In 1991 the SEC amended its rules to clarify the applicability of Section 16(b) to derivative securities. Rule 16a-4 specifies that, except for reporting purposes, "[f]or purposes of section 16 of the Act, both derivative securities and the underlying securities to which they relate shall be deemed to be the same class of equity securities." 17 C.F.R. § 240.16a-4. Rule 16b-4 sets forth a fairly complex scheme for how purchases or sales of derivative securities are to be counted under Rule 16(b), which is relevant to set forth in some detail:

(a) The establishment of or increase in a call equivalent position or liquidation of or decrease in a put equivalent position shall be deemed a purchase of the underlying security for purposes of section 16(b) of the Act, and the establishment of or increase in a put equivalent position or liquidation of or decrease in a call equivalent position shall be deemed a sale of the underlying securities for purposes of section 16(b) of the Act. . . .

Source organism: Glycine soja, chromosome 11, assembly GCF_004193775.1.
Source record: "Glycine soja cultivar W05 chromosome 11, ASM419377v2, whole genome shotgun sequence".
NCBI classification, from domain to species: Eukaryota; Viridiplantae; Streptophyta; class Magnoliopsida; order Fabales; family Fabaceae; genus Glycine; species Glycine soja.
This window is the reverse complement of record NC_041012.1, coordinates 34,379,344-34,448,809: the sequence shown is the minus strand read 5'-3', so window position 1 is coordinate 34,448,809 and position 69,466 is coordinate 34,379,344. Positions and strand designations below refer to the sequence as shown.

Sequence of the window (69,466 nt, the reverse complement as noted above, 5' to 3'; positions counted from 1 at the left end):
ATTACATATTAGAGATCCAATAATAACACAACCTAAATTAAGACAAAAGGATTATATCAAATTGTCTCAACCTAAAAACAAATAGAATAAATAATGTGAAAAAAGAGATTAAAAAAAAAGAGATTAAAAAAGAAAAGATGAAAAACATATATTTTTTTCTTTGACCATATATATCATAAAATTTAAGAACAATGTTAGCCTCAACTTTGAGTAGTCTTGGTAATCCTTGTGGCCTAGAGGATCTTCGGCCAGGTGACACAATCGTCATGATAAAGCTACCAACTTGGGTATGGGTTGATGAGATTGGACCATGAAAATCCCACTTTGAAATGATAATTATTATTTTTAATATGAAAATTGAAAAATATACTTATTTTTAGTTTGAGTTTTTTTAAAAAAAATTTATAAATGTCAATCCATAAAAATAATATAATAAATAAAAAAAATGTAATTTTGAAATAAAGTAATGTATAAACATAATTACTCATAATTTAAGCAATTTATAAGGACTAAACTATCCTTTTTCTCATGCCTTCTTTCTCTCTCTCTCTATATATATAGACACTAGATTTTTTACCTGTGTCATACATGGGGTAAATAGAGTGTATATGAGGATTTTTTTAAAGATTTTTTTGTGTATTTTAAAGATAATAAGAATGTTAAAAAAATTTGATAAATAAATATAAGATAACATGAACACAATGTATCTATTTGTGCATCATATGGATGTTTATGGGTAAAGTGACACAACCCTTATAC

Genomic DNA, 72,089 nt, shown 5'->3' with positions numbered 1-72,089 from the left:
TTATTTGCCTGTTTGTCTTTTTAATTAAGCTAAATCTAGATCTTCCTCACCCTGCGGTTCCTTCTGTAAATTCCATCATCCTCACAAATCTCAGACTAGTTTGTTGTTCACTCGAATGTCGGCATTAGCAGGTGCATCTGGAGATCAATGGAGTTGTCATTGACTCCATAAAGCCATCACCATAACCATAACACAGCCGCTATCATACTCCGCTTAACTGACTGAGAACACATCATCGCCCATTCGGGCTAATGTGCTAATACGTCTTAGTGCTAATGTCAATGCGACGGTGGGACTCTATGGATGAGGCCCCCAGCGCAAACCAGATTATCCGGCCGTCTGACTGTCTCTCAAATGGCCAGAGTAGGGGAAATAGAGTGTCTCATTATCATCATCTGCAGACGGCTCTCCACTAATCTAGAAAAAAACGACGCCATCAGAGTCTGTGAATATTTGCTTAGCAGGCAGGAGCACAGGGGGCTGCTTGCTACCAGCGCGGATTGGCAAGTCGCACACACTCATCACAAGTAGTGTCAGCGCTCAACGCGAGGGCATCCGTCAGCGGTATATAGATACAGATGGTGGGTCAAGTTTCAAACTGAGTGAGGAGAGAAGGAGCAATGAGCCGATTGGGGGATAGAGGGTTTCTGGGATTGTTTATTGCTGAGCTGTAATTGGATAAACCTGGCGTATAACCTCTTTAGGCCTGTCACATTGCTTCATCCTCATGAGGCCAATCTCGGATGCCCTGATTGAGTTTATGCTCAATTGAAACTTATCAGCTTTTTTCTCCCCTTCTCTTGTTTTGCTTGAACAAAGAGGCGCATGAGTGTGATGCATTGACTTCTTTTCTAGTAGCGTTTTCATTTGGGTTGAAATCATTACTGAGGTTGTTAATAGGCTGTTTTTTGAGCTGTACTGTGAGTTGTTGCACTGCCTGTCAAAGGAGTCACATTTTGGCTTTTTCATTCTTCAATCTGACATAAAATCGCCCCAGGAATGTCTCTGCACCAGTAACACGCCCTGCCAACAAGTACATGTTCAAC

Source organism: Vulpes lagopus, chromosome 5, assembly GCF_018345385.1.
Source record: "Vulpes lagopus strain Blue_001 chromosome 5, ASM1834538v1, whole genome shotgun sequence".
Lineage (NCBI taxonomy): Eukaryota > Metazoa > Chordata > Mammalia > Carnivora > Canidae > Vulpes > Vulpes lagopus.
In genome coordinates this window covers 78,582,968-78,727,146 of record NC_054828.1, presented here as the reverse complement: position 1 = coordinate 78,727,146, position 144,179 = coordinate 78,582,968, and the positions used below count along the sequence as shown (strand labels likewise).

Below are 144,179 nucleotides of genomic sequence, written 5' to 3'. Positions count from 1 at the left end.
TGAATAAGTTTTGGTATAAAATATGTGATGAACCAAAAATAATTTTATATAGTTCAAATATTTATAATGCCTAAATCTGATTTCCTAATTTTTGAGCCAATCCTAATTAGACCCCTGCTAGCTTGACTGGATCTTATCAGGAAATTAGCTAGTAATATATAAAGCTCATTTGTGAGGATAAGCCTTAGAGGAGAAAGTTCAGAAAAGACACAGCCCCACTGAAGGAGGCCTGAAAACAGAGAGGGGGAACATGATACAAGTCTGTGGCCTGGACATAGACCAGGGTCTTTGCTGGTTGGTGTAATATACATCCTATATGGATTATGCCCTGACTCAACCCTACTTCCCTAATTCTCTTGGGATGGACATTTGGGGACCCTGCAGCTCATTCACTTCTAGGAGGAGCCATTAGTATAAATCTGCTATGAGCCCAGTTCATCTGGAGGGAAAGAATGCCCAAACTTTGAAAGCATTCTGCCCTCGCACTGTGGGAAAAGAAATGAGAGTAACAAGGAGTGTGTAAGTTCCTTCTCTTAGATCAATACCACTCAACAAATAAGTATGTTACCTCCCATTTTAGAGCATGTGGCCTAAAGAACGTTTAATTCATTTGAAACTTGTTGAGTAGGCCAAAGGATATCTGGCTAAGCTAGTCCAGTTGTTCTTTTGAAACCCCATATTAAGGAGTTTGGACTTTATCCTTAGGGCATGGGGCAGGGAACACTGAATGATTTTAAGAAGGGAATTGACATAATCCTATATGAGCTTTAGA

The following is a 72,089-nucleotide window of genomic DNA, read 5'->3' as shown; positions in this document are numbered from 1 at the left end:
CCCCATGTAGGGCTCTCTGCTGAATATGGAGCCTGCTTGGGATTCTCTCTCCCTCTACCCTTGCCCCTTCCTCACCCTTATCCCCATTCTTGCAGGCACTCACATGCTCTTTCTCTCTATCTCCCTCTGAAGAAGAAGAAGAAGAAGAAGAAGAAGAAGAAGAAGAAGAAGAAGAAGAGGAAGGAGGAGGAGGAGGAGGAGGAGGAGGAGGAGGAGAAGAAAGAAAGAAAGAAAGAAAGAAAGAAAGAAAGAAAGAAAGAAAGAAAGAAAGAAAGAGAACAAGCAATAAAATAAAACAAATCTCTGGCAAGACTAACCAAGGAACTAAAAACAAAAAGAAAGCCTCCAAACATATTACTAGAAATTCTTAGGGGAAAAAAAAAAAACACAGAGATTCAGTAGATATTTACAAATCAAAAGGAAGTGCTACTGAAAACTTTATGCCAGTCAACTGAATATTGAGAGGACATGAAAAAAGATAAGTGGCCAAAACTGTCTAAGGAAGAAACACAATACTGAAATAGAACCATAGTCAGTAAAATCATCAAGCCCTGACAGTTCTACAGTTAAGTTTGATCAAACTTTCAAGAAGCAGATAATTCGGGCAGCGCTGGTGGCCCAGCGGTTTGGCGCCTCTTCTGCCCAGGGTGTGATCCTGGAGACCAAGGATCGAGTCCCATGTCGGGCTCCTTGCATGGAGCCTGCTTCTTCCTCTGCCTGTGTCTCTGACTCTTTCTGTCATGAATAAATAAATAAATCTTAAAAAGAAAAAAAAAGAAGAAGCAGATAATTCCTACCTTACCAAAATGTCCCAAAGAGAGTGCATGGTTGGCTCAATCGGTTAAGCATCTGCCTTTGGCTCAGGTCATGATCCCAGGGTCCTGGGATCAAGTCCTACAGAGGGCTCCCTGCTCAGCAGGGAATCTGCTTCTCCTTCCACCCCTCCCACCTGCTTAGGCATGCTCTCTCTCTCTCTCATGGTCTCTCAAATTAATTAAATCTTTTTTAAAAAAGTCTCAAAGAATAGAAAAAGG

(b) The closing of a derivative security position as a result of its exercise or conversion shall be exempt from the operation of section 16(b) of the Act, and the acquisition of underlying securities at a fixed exercise price due to the exercise or conversion of a call equivalent position or the disposition of underlying securities at a fixed exercise price due to the exercise of a put equivalent position shall be exempt from the operation of section 16(b) of the Act. Page 6 . . .

 

(d) Upon cancellation or expiration of an option within six months of writing of the option, any profit derived from writing the option shall be recoverable under section 16(b) of the Act. The profit shall not exceed the premium received for writing the option. The disposition or closing of a long derivative security position, as a result of cancellation or expiration, shall be exempt from section 16(b) of the Act where no value is received from the cancellation or expiration.